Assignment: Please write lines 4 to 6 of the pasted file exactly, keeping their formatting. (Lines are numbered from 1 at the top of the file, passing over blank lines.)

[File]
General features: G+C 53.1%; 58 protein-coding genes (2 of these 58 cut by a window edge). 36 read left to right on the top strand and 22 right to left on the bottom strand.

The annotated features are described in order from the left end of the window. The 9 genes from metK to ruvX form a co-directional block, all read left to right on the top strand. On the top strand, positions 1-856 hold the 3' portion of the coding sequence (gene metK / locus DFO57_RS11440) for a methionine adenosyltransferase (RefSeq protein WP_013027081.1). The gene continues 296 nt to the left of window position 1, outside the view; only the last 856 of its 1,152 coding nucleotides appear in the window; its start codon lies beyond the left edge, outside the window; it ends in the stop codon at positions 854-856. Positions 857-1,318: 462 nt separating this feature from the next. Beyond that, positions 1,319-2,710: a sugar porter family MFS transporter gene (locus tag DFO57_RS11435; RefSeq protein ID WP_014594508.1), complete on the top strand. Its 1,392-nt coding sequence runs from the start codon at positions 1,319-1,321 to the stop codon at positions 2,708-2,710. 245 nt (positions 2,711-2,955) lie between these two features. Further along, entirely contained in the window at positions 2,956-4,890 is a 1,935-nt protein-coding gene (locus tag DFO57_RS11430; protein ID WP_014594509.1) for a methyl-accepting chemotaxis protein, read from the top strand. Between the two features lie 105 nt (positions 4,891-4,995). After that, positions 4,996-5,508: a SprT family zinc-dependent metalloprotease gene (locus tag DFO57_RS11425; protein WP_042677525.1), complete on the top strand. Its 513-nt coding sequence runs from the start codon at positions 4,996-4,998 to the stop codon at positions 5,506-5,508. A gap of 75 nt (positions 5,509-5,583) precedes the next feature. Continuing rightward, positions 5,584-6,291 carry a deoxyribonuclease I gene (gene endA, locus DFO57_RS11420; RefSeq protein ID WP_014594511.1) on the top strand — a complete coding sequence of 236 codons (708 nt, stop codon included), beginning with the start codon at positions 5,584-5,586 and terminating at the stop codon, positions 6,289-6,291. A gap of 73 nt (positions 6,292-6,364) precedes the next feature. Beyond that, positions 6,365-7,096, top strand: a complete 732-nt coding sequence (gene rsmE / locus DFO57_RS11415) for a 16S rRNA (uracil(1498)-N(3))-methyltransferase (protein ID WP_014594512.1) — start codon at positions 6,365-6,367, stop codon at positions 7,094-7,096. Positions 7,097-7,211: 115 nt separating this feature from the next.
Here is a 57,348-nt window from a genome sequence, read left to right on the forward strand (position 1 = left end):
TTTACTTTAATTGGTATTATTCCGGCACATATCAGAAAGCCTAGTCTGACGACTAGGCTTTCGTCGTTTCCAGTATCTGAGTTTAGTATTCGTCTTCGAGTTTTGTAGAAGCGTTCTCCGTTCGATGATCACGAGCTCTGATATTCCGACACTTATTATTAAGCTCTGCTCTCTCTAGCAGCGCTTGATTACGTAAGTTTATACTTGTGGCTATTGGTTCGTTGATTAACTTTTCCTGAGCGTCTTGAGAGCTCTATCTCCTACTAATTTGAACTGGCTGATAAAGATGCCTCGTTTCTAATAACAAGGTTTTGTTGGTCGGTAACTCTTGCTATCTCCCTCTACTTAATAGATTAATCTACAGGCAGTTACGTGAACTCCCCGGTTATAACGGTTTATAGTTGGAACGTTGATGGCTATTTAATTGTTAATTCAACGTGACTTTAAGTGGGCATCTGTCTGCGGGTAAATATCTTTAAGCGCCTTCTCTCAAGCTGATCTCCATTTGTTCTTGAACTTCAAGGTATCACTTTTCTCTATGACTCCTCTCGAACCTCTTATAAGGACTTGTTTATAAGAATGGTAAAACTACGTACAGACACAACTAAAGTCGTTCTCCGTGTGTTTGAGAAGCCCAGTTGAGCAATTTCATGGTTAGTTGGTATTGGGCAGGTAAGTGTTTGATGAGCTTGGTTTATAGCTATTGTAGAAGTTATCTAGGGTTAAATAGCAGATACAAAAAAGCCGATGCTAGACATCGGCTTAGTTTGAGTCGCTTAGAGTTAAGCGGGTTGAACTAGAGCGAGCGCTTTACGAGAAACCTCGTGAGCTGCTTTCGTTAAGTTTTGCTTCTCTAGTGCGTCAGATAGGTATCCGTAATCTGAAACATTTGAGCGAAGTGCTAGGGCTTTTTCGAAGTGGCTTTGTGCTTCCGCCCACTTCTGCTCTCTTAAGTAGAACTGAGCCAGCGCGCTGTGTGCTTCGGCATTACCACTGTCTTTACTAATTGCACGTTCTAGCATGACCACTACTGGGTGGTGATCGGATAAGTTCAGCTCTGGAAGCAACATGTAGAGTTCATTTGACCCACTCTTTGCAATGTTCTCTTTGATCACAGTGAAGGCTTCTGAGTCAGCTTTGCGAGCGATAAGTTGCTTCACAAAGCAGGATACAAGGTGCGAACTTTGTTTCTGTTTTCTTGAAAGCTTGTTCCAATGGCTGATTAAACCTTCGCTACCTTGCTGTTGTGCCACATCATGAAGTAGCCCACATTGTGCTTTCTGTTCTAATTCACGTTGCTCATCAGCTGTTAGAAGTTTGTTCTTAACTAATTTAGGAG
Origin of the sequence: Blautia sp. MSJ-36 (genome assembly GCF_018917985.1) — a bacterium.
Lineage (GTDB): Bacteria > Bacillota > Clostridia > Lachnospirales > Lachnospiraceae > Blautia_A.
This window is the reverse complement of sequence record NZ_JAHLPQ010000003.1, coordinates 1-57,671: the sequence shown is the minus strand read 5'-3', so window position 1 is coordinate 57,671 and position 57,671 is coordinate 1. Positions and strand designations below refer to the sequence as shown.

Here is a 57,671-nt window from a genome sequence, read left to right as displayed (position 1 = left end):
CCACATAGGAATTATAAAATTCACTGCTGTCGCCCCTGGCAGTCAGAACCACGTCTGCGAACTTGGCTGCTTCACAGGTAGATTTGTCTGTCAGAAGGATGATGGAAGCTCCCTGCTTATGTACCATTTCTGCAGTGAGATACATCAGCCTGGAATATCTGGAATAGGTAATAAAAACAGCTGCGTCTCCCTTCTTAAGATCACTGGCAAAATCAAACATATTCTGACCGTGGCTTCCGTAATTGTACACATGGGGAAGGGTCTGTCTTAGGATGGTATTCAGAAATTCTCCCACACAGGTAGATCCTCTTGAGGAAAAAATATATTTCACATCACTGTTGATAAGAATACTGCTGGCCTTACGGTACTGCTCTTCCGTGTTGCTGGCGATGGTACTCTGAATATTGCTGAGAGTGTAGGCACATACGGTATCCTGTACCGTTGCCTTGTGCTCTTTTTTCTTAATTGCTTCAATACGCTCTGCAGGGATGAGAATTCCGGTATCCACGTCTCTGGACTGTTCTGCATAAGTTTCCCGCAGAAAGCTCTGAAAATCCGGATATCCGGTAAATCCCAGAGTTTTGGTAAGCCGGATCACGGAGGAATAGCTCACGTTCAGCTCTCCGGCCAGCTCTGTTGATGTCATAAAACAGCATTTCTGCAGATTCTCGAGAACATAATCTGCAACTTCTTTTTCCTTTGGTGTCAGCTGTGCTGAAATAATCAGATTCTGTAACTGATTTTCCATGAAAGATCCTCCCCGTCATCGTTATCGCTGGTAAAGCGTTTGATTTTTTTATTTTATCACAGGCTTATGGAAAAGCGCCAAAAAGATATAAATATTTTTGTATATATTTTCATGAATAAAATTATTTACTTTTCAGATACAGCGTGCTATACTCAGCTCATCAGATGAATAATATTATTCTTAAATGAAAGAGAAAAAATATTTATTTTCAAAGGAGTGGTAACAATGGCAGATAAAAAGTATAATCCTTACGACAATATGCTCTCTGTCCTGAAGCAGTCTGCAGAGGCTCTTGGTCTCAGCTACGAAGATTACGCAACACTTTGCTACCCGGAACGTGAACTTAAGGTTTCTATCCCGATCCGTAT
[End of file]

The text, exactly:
TTTACTTTAATTGGTATTATTCCGGCACATATCAGAAAGCCTAGTCTGACGACTAGGCTTTCGTCGTTTCCAGTATCTGAGTTTAGTATTCGTCTTCGAGTTTTGTAGAAGCGTTCTCCGTTCGATGATCACGAGCTCTGATATTCCGACACTTATTATTAAGCTCTGCTCTCTCTAGCAGCGCTTGATTACGTAAGTTTATACTTGTGGCTATTGGTTCGTTGATTAACTTTTCCTGAGCGTCTTGAGAGCTCTATCTCCTACTAATTTGAACTGGCTGATAAAGATGCCTCGTTTCTAATAACAAGGTTTTGTTGGTCGGTAACTCTTGCTATCTCCCTCTACTTAATAGATTAATCTACAGGCAGTTACGTGAACTCCCCGGTTATAACGGTTTATAGTTGGAACGTTGATGGCTATTTAATTGTTAATTCAACGTGACTTTAAGTGGGCATCTGTCTGCGGGTAAATATCTTTAAGCGCCTTCTCTCAAGCTGATCTCCATTTGTTCTTGAACTTCAAGGTATCACTTTTCTCTATGACTCCTCTCGAACCTCTTATAAGGACTTGTTTATAAGAATGGTAAAACTACGTACAGACACAACTAAAGTCGTTCTCCGTGTGTTTGAGAAGCCCAGTTGAGCAATTTCATGGTTAGTTGGTATTGGGCAGGTAAGTGTTTGATGAGCTTGGTTTATAGCTATTGTAGAAGTTATCTAGGGTTAAATAGCAGATACAAAAAAGCCGATGCTAGACATCGGCTTAGTTTGAGTCGCTTAGAGTTAAGCGGGTTGAACTAGAGCGAGCGCTTTACGAGAAACCTCGTGAGCTGCTTTCGTTAAGTTTTGCTTCTCTAGTGCGTCAGATAGGTATCCGTAATCTGAAACATTTGAGCGAAGTGCTAGGGCTTTTTCGAAGTGGCTTTGTGCTTCCGCCCACTTCTGCTCTCTTAAGTAGAACTGAGCCAGCGCGCTGTGTGCTTCGGCATTACCACTGTCTTTACTAATTGCACGTTCTAGCATGACCACTACTGGGTGGTGATCGGATAAGTTCAGCTCTGGAAGCAACATGTAGAGTTCATTTGACCCACTCTTTGCAATGTTCTCTTTGATCACAGTGAAGGCTTCTGAGTCAGCTTTGCGAGCGATAAGTTGCTTCACAAAGCAGGATACAAGGTGCGAACTTTGTTTCTGTTTTCTTGAAAGCTTGTTCCAATGGCTGATTAAACCTTCGCTACCTTGCTGTTGTGCCACATCATGAAGTAGCCCACATTGTGCTTTCTGTTCTAATTCACGTTGCTCATCAGCTGTTAGAAGTTTGTTCTTAACTAATTTAGGAG
Origin of the sequence: Blautia sp. MSJ-36 (genome assembly GCF_018917985.1) — a bacterium.
Lineage (GTDB): Bacteria > Bacillota > Clostridia > Lachnospirales > Lachnospiraceae > Blautia_A.